“She was therefore justified to call him a rapist … There was no need for her to lay a charge against him and to have him prosecuted and convicted,” the judge said.
“The absence of a conviction does not mean that a person who committed an offence like theft, cannot be called a thief or, as in this case, a rapist, where facts outside a criminal trial show the existence of such a fact. The lack of a conviction does not render such a fact, if it indeed happened, untrue or non-existent.”
Judge Henney said the reasons why rape victims do not lay charges were well-known. The woman was not spreading salacious gossip, but trying to be heard, to find healing and to protect others from suffering the same fate.
“She had a right to speak out,” he said.
“I am reluctant to state, as a general proposition, that in all matters concerning gender-based violence, the victim’s right to express themselves freely outweighs the perpetrator’s right to dignity and privacy, especially in a matter like this where we are not dealing with a defamation action.
“The facts and circumstances of a given case will influence such a decision, or will have a material impact on such a decision. But given the facts and circumstances of this case, as I found earlier on, the appellant was justified in doing so.”
Turning to the Act, he said the harassment order was not lawfully granted.
“It is common cause that the appellant began to tell other people about the rape she endured at the hands of the respondent. She did this by telling other victims about the rape, which I agree was her right. It is not disputed that at no time did she publish or publicly name the respondent as her rapist.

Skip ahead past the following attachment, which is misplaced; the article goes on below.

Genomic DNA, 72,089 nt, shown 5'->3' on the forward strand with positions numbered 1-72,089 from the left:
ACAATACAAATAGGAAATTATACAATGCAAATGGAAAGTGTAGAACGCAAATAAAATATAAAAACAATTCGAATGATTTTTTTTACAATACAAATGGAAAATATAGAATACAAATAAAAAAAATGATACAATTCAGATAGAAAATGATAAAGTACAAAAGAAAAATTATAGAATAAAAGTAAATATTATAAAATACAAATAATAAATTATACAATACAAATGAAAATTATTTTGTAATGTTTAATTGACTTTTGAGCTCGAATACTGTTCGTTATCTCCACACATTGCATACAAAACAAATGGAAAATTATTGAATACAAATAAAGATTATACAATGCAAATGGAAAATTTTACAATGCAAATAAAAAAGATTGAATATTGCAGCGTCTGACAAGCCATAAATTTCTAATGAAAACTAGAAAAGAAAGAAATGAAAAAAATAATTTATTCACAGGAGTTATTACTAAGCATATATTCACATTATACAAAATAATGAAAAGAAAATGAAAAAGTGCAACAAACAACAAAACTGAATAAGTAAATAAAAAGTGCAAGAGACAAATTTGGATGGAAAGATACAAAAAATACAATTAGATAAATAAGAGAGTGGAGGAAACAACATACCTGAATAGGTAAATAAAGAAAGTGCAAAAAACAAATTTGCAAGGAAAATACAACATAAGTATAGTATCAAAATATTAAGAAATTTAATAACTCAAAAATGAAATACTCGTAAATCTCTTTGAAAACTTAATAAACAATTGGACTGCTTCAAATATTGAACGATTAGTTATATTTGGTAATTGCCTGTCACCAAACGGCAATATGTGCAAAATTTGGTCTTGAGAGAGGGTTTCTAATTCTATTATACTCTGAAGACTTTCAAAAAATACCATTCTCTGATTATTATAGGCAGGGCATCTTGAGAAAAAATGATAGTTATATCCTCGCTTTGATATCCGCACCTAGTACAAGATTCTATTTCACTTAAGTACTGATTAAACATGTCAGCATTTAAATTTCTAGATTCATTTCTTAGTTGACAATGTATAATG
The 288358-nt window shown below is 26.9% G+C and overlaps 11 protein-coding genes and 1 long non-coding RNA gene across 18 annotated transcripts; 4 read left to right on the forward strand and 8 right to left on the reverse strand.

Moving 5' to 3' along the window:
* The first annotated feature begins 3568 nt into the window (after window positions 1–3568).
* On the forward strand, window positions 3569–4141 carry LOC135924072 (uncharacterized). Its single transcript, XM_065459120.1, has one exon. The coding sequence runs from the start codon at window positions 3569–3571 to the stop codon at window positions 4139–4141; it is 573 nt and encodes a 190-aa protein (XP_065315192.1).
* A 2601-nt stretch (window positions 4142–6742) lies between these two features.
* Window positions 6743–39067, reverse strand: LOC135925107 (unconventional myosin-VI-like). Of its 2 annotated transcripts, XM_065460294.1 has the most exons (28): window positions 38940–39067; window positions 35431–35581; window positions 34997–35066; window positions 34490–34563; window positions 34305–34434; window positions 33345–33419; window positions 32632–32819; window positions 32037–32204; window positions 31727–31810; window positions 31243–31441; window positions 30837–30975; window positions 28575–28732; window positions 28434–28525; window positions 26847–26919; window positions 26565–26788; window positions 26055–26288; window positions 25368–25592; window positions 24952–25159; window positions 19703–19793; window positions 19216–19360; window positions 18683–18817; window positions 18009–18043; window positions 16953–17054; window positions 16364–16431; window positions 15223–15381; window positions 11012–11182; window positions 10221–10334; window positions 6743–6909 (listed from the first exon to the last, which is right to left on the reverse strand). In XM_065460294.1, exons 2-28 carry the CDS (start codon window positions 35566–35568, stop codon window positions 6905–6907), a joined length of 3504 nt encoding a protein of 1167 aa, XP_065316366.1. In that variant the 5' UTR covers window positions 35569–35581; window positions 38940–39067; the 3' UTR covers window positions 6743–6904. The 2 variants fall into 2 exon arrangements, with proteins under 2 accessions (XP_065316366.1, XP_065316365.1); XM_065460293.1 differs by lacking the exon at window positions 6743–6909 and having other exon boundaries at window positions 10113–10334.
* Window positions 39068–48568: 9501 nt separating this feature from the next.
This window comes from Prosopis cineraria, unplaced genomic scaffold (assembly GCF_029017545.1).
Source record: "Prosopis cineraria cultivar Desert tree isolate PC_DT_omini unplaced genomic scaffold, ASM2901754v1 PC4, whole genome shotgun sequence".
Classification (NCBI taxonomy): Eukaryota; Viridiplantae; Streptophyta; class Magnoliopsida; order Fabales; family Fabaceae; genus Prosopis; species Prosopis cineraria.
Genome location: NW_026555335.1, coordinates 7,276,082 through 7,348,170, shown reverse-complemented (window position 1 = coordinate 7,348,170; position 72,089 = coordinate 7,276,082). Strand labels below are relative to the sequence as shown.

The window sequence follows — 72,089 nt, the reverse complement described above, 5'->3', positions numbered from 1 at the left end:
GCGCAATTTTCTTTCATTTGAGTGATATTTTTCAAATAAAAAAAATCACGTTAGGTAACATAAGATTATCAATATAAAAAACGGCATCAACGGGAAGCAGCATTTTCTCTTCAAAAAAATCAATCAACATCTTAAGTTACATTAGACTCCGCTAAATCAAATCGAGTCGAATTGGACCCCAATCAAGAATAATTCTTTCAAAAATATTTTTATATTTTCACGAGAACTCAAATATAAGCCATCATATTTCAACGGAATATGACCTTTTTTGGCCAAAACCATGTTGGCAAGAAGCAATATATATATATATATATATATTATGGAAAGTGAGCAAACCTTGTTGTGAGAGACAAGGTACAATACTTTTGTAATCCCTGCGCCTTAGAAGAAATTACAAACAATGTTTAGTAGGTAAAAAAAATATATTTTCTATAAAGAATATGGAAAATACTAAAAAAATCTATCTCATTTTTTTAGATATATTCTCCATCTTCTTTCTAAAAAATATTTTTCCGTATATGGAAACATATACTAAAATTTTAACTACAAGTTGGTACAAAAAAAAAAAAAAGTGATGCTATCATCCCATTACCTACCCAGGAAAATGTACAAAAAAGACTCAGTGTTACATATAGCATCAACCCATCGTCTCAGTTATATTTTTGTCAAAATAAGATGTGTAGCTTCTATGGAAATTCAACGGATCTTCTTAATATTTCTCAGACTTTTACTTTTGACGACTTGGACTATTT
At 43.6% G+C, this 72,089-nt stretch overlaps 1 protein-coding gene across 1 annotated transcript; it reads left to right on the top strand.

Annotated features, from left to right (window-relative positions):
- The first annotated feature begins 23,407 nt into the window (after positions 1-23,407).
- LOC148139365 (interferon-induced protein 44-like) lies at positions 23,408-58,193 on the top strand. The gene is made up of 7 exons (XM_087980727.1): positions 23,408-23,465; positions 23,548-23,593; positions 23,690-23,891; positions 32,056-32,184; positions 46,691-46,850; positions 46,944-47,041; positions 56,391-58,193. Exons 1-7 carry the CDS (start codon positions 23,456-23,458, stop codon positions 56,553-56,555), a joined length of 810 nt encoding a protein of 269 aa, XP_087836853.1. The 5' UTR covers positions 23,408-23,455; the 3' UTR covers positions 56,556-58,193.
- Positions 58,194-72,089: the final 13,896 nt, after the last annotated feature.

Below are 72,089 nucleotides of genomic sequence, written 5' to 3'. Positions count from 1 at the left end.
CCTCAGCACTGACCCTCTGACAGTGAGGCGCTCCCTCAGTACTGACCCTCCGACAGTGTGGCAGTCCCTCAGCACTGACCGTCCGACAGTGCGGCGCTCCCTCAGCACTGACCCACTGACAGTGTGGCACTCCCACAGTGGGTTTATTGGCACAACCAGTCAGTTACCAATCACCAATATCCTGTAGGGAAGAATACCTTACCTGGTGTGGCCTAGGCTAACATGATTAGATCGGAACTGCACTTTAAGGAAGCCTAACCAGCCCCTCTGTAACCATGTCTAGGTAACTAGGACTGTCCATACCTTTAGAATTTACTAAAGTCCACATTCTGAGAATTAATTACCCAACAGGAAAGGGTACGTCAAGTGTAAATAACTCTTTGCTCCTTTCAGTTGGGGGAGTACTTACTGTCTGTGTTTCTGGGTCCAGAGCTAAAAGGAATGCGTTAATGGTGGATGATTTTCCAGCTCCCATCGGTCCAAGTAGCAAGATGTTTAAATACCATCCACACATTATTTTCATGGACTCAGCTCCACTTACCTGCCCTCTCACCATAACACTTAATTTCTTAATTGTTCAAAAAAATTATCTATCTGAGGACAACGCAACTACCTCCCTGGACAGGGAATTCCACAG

“She furthermore sent private WhatsApp messages to a group of survivors, and posted in the private Instagram group CYO, in which she identified the respondent as her rapist.
“It is not in dispute that these messages were posted on public Twitter accounts by third parties, who were raising awareness about gender-based violence and informing other women about alleged perpetrators.”
He said the magistrate hearing the matter had “unfortunately” commented: “This case also emphasised and highlighted that no one can be trusted with your secrets.”
“By making this comment, the magistrate, in my view, and with due respect, perpetuated the notion that victims of gender-based violence should not speak out, should remain silent about their experiences, and should be careful who they speak to.”
Judge Henney said the magistrate had completely ignored the undisputed evidence that other people, not his ex-girlfriend, had gone public with the man’s name.
“This amounts to a serious misdirection on the part of the magistrate and cannot by any stretch of the imagination support a finding of harassment,” he said.
“While it may have caused him harm, it was not caused by the conduct of the appellant (his ex-girlfriend) and I am of the view that the protection order granted by the (magistrate) falls to be set aside.”